But the language of the First Amendment remained.


This raises a debate concerning the nature of the Bill of Rights. Are they positive law, restrictions on the powers of government, either just federal, or on both federal and state, which would not exist if they were repealed; or are they recognitions of fundamental rights that pre-exist government at all levels.
The semantic difference is critical, because of the language of Art. III, Sec. 2, that "The judicial Power shall extend to all cases, in Law and Equity, arising under this Constitution, ..."
If the provisions of the Bill of Rights are only positive law, then their repeal would remove them from "arising under this Constitution" and therefrom the jurisdiction of the federal courts, and the restriction of the First to "Congress" would deprive the federal courts of jurisdiction over violations by Congress and not by the states.
If they are fundamental and pre-existing, then they would fall within the Equity jurisdiction of the federal courts, and the federal courts would have at least appellate jurisdiction over state cases in which the issue is a violation of a right of an person by a state.


The theory of government under which the Constitution was developed is the theory of natural law. This theory supports the doctrine that certain rights are fundamental and pre-exist government, either natural rights arising from the primal "state of nature", or civil rights arising from the "social contract", but before the society thus created established a government for itself.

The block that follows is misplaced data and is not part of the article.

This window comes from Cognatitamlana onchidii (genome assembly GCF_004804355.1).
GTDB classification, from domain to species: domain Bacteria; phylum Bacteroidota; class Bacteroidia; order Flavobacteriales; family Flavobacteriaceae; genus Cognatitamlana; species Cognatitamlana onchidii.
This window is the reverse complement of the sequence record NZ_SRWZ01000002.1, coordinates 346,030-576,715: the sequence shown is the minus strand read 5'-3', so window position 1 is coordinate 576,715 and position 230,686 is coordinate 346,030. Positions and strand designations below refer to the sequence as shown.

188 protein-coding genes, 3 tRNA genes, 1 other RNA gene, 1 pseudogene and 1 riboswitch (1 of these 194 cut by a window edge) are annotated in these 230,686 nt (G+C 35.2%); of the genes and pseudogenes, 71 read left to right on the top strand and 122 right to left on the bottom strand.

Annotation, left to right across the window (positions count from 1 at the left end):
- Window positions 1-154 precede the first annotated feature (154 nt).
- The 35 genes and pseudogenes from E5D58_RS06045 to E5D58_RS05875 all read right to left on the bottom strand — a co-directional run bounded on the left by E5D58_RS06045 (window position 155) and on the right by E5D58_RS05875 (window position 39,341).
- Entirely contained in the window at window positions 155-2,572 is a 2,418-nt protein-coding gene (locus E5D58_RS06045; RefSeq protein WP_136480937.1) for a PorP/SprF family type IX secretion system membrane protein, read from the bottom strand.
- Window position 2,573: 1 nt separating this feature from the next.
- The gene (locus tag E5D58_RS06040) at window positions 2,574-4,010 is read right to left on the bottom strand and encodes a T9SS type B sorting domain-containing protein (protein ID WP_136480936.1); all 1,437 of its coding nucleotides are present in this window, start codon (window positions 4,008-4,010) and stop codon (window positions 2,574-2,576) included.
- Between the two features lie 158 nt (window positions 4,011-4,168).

That is not to say that the rights recognized in the Bill of Rights are all natural rights, but they are instrumental rights to natural rights, which arise out of the social contract and the common law tradition of government leading up to the Constitution, nonconflicting parts of which were incorporated into it, which we classify as "civil".
But one of the tenets of this theory is that all natural and civil rights are necessarily also constitutional rights, whether explicitly recognized or not. Of course, constitutional rights can also include rights, such as the right of citizenship, that only make sense in the context of a constitutional order, and that we therefore say arise from a constitution proper, and not from nature or the social contract that precede it.